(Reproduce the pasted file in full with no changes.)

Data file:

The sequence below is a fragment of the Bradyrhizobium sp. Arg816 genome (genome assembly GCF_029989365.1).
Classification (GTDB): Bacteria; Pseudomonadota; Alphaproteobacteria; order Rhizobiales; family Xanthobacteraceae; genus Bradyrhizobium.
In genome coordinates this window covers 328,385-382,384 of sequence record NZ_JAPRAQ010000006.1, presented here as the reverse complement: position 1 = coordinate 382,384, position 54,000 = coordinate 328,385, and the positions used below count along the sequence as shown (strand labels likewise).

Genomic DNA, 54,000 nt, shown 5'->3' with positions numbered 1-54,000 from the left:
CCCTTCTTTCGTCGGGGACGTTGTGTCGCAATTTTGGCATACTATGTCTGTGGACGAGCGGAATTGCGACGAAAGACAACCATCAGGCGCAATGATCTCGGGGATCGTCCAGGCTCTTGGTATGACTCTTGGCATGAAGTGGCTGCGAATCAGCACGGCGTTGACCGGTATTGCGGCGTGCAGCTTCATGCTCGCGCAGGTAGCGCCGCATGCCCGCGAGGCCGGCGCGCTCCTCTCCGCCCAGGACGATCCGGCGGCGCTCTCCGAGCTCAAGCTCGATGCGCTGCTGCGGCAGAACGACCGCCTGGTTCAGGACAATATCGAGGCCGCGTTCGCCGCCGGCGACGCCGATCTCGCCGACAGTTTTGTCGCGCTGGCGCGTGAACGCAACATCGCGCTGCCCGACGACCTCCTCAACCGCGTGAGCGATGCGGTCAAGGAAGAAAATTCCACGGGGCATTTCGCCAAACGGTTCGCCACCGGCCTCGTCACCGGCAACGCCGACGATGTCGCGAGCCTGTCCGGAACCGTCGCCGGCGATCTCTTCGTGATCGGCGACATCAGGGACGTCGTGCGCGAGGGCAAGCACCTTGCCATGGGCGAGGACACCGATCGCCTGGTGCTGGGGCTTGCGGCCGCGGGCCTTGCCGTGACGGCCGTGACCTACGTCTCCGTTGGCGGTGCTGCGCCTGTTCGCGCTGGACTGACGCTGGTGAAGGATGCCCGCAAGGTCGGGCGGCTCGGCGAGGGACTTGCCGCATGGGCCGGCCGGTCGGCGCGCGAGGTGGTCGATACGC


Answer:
The sequence below is a fragment of the Bradyrhizobium sp. Arg816 genome (genome assembly GCF_029989365.1).
Classification (GTDB): Bacteria; Pseudomonadota; Alphaproteobacteria; order Rhizobiales; family Xanthobacteraceae; genus Bradyrhizobium.
In genome coordinates this window covers 328,385-382,384 of sequence record NZ_JAPRAQ010000006.1, presented here as the reverse complement: position 1 = coordinate 382,384, position 54,000 = coordinate 328,385, and the positions used below count along the sequence as shown (strand labels likewise).

Genomic DNA, 54,000 nt, shown 5'->3' with positions numbered 1-54,000 from the left:
CCCTTCTTTCGTCGGGGACGTTGTGTCGCAATTTTGGCATACTATGTCTGTGGACGAGCGGAATTGCGACGAAAGACAACCATCAGGCGCAATGATCTCGGGGATCGTCCAGGCTCTTGGTATGACTCTTGGCATGAAGTGGCTGCGAATCAGCACGGCGTTGACCGGTATTGCGGCGTGCAGCTTCATGCTCGCGCAGGTAGCGCCGCATGCCCGCGAGGCCGGCGCGCTCCTCTCCGCCCAGGACGATCCGGCGGCGCTCTCCGAGCTCAAGCTCGATGCGCTGCTGCGGCAGAACGACCGCCTGGTTCAGGACAATATCGAGGCCGCGTTCGCCGCCGGCGACGCCGATCTCGCCGACAGTTTTGTCGCGCTGGCGCGTGAACGCAACATCGCGCTGCCCGACGACCTCCTCAACCGCGTGAGCGATGCGGTCAAGGAAGAAAATTCCACGGGGCATTTCGCCAAACGGTTCGCCACCGGCCTCGTCACCGGCAACGCCGACGATGTCGCGAGCCTGTCCGGAACCGTCGCCGGCGATCTCTTCGTGATCGGCGACATCAGGGACGTCGTGCGCGAGGGCAAGCACCTTGCCATGGGCGAGGACACCGATCGCCTGGTGCTGGGGCTTGCGGCCGCGGGCCTTGCCGTGACGGCCGTGACCTACGTCTCCGTTGGCGGTGCTGCGCCTGTTCGCGCTGGACTGACGCTGGTGAAGGATGCCCGCAAGGTCGGGCGGCTCGGCGAGGGACTTGCCGCATGGGCCGGCCGGTCGGCGCGCGAGGTGGTCGATACGC